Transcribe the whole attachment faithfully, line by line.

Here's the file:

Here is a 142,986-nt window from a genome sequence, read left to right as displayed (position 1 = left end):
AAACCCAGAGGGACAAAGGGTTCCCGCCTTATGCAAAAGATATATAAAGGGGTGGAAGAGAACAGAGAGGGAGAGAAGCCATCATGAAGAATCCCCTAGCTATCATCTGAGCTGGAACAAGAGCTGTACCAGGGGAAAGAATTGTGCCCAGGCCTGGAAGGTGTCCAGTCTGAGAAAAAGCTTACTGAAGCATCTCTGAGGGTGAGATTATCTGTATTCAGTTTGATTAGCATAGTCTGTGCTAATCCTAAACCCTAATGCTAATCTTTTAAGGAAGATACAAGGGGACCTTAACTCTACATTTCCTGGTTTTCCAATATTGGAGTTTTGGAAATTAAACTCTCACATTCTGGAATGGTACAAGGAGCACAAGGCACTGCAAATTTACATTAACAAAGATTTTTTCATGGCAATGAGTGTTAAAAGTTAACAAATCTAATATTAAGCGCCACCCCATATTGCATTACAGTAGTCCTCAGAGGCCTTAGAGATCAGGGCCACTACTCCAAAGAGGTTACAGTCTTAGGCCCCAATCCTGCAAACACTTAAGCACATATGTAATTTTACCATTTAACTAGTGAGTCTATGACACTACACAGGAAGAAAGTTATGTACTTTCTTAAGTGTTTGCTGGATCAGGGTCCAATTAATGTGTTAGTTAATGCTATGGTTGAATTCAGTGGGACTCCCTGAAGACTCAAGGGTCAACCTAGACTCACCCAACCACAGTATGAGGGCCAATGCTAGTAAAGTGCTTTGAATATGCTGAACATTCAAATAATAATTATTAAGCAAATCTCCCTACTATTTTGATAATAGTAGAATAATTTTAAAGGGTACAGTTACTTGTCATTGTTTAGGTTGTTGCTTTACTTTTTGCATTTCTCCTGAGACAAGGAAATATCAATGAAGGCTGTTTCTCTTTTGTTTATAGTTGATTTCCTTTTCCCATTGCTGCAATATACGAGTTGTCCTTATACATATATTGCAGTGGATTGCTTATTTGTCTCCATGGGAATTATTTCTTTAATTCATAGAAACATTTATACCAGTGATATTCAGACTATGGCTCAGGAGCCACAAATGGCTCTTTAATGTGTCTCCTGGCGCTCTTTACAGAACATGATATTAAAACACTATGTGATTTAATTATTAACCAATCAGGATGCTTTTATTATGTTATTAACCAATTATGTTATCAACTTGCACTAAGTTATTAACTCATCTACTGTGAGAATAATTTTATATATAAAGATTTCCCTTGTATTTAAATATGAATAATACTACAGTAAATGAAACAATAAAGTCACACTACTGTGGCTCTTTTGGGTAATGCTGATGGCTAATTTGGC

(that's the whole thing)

Here is a 142,986-nt window from a genome sequence, read left to right as displayed (position 1 = left end):
AAACCCAGAGGGACAAAGGGTTCCCGCCTTATGCAAAAGATATATAAAGGGGTGGAAGAGAACAGAGAGGGAGAGAAGCCATCATGAAGAATCCCCTAGCTATCATCTGAGCTGGAACAAGAGCTGTACCAGGGGAAAGAATTGTGCCCAGGCCTGGAAGGTGTCCAGTCTGAGAAAAAGCTTACTGAAGCATCTCTGAGGGTGAGATTATCTGTATTCAGTTTGATTAGCATAGTCTGTGCTAATCCTAAACCCTAATGCTAATCTTTTAAGGAAGATACAAGGGGACCTTAACTCTACATTTCCTGGTTTTCCAATATTGGAGTTTTGGAAATTAAACTCTCACATTCTGGAATGGTACAAGGAGCACAAGGCACTGCAAATTTACATTAACAAAGATTTTTTCATGGCAATGAGTGTTAAAAGTTAACAAATCTAATATTAAGCGCCACCCCATATTGCATTACAGTAGTCCTCAGAGGCCTTAGAGATCAGGGCCACTACTCCAAAGAGGTTACAGTCTTAGGCCCCAATCCTGCAAACACTTAAGCACATATGTAATTTTACCATTTAACTAGTGAGTCTATGACACTACACAGGAAGAAAGTTATGTACTTTCTTAAGTGTTTGCTGGATCAGGGTCCAATTAATGTGTTAGTTAATGCTATGGTTGAATTCAGTGGGACTCCCTGAAGACTCAAGGGTCAACCTAGACTCACCCAACCACAGTATGAGGGCCAATGCTAGTAAAGTGCTTTGAATATGCTGAACATTCAAATAATAATTATTAAGCAAATCTCCCTACTATTTTGATAATAGTAGAATAATTTTAAAGGGTACAGTTACTTGTCATTGTTTAGGTTGTTGCTTTACTTTTTGCATTTCTCCTGAGACAAGGAAATATCAATGAAGGCTGTTTCTCTTTTGTTTATAGTTGATTTCCTTTTCCCATTGCTGCAATATACGAGTTGTCCTTATACATATATTGCAGTGGATTGCTTATTTGTCTCCATGGGAATTATTTCTTTAATTCATAGAAACATTTATACCAGTGATATTCAGACTATGGCTCAGGAGCCACAAATGGCTCTTTAATGTGTCTCCTGGCGCTCTTTACAGAACATGATATTAAAACACTATGTGATTTAATTATTAACCAATCAGGATGCTTTTATTATGTTATTAACCAATTATGTTATCAACTTGCACTAAGTTATTAACTCATCTACTGTGAGAATAATTTTATATATAAAGATTTCCCTTGTATTTAAATATGAATAATACTACAGTAAATGAAACAATAAAGTCACACTACTGTGGCTCTTTTGGGTAATGCTGATGGCTAATTTGGC